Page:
To come at the heart of the mystery.
Meanwhile Sir Christopher wandered away
Through pathless woods for a month and a day,
Shooting pigeons, and sleeping at night
With the noble savage, who took delight
In his feathered hat and his velvet vest,
His gun and his rapier and the rest.
But as soon as the noble savage heard
That a bounty was offered for this gay bird,
He wanted to slay him out of hand,
And bring in his beautiful scalp for a show,
Like the glossy head of a kite or crow,
Until he was made to understand
They wanted the bird alive, not dead;
Then he followed him whithersoever he fled,
Through forest and field, and hunted him down,
And brought him prisoner into the town.
Alas! it was a rueful sight,
To see this melancholy knight
In such a dismal and hapless case;
His hat deformed by stain and dent,
His plumage broken, his doublet rent,
His beard and flowing locks forlorn,
Matted, dishevelled, and unshorn,
His boots with dust and mire besprent;
But dignified in his disgrace,
And wearing an unblushing face.
And thus before the magistrate
He stood to hear the doom of fate.
In vain he strove with wonted ease
To modify and extenuate
His evil deeds in church and state,
For gone was now his power to please;
And his pompous words had no more weight
Than feathers flying in the breeze.
With suavity equal to his own
The governor lent a patient ear
To the speech evasive and highflown,
In which he endeavored to make clear
That colonial laws were too severe
When applied to a gallant cavalier,
A gentleman born, and so well known,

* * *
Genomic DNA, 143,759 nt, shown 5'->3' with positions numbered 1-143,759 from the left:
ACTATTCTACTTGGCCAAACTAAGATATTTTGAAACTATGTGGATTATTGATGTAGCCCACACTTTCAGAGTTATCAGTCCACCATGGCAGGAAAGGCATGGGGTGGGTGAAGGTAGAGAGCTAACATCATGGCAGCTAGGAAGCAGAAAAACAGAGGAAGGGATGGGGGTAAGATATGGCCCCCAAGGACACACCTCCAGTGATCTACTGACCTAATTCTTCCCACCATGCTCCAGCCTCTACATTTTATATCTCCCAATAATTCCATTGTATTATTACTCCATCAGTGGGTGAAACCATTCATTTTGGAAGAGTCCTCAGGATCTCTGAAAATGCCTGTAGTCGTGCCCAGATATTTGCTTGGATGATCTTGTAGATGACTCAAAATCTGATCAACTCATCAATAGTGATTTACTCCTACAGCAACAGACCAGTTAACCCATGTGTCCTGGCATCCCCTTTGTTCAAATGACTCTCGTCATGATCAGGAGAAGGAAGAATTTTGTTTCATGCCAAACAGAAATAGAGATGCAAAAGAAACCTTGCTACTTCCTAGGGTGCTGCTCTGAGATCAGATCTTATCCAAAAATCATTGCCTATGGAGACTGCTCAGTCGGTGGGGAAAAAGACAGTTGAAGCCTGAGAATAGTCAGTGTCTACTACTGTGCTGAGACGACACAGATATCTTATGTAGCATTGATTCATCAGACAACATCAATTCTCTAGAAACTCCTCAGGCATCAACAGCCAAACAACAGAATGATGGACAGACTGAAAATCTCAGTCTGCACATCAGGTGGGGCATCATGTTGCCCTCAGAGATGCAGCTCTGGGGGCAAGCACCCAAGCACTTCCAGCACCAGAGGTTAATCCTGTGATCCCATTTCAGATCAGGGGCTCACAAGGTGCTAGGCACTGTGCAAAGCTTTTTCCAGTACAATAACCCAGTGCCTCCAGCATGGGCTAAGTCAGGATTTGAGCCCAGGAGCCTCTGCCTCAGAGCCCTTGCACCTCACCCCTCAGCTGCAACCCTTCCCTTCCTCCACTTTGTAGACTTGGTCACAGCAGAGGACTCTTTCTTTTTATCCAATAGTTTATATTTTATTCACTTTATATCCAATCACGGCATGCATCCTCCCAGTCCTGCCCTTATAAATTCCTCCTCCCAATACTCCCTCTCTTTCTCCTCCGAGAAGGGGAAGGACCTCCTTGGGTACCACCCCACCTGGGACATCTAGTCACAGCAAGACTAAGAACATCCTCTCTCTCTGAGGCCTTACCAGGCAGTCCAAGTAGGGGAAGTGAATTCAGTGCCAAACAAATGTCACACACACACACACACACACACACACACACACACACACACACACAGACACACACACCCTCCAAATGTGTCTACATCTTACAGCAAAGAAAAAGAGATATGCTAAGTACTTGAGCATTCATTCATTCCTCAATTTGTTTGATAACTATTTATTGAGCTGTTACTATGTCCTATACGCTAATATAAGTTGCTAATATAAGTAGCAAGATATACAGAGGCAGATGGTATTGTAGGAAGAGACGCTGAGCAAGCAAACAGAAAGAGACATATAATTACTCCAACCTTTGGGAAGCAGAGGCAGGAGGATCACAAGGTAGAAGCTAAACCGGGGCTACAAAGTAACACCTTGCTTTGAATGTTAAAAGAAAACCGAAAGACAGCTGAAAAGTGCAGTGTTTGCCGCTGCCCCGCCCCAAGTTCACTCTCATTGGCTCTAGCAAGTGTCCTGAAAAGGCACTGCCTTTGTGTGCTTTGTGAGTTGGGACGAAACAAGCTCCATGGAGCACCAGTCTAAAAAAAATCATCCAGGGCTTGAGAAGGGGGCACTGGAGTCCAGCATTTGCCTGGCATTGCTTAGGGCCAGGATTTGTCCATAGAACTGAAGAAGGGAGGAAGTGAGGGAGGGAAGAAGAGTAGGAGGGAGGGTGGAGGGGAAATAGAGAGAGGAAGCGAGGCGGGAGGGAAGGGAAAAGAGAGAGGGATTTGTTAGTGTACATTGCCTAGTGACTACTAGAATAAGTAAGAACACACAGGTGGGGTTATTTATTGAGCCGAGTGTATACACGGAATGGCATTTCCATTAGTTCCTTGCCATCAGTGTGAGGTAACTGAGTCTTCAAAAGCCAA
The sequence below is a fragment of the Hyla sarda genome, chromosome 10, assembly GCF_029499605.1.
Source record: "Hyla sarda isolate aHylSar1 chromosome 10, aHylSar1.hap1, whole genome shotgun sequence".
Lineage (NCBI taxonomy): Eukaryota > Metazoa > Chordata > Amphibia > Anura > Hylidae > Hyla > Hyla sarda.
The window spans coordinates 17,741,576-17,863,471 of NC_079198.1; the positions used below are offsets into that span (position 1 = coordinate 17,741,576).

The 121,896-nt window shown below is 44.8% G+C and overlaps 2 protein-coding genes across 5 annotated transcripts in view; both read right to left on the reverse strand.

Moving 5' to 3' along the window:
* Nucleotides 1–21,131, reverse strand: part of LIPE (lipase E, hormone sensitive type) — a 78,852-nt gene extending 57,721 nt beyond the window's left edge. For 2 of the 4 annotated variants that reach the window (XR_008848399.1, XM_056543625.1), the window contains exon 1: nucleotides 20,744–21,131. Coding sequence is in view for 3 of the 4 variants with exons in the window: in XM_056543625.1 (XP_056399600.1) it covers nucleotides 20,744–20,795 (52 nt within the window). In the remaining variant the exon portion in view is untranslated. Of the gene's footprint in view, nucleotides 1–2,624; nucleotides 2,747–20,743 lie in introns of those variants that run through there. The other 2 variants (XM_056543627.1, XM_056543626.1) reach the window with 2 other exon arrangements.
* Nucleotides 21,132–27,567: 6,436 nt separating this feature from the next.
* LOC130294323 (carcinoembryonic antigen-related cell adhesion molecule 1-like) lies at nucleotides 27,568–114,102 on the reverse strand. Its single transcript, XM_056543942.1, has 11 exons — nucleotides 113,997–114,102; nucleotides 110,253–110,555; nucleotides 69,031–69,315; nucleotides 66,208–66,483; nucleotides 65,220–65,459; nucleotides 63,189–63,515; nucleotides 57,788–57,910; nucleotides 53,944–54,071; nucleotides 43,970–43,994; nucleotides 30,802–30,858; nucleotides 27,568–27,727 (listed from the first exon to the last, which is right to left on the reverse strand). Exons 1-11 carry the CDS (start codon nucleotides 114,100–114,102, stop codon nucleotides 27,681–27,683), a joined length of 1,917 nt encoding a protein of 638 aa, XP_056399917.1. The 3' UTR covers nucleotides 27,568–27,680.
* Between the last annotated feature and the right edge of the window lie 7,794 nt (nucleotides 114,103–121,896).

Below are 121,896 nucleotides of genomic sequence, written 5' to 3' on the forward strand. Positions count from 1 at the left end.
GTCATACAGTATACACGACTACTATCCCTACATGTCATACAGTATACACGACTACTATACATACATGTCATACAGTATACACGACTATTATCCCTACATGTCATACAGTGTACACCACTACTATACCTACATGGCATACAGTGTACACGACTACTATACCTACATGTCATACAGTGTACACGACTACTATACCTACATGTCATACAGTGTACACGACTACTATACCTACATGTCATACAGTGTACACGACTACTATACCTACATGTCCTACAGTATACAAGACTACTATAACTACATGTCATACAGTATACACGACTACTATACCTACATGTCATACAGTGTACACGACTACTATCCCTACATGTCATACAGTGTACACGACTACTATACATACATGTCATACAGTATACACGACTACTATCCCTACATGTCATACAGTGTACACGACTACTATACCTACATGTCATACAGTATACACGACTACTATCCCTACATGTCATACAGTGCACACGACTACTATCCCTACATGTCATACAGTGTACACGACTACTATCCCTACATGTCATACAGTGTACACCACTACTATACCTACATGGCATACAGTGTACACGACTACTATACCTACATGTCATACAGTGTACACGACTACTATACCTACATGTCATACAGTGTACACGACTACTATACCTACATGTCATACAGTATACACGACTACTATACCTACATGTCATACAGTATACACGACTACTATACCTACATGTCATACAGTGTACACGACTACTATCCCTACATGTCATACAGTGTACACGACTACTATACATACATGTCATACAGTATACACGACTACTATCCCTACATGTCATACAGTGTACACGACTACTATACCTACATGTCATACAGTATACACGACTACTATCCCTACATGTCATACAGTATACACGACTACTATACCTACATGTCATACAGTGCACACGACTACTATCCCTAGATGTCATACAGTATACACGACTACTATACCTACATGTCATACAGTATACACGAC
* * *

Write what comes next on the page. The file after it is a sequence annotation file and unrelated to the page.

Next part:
And accustomed to move in a higher sphere.
All this the Puritan governor heard,
And deigned in answer never a word;
But in summary manner shipped away,
In a vessel that sailed from Salem bay,
This splendid and famous cavalier,
With his Rupert hat and his popery,
To Merry England over the sea,
As being unmeet to inhabit here.
Thus endeth the Rhyme of Sir Christopher,
Knight of the Holy Sepulchre,
The first who furnished this barren land
With apples of Sodom and ropes of sand.
These are the tales those merry guests
Told to each other, well or ill;
Like summer birds that lift their crests
Above the borders of their nests
And twitter, and again are still.
These are the tales, or new or old,
In idle moments idly told;
Flowers of the field with petals thin,
Lilies that neither toil nor spin,
And tufts of wayside weeds and gorse
Hung in the parlor of the inn
Beneath the sign of the Red Horse.
And still, reluctant to retire,
The friends sat talking by the fire
And watched the smouldering embers burn
To ashes, and flash up again
Into a momentary glow,
Lingering like them when forced to go,
And going when they would remain;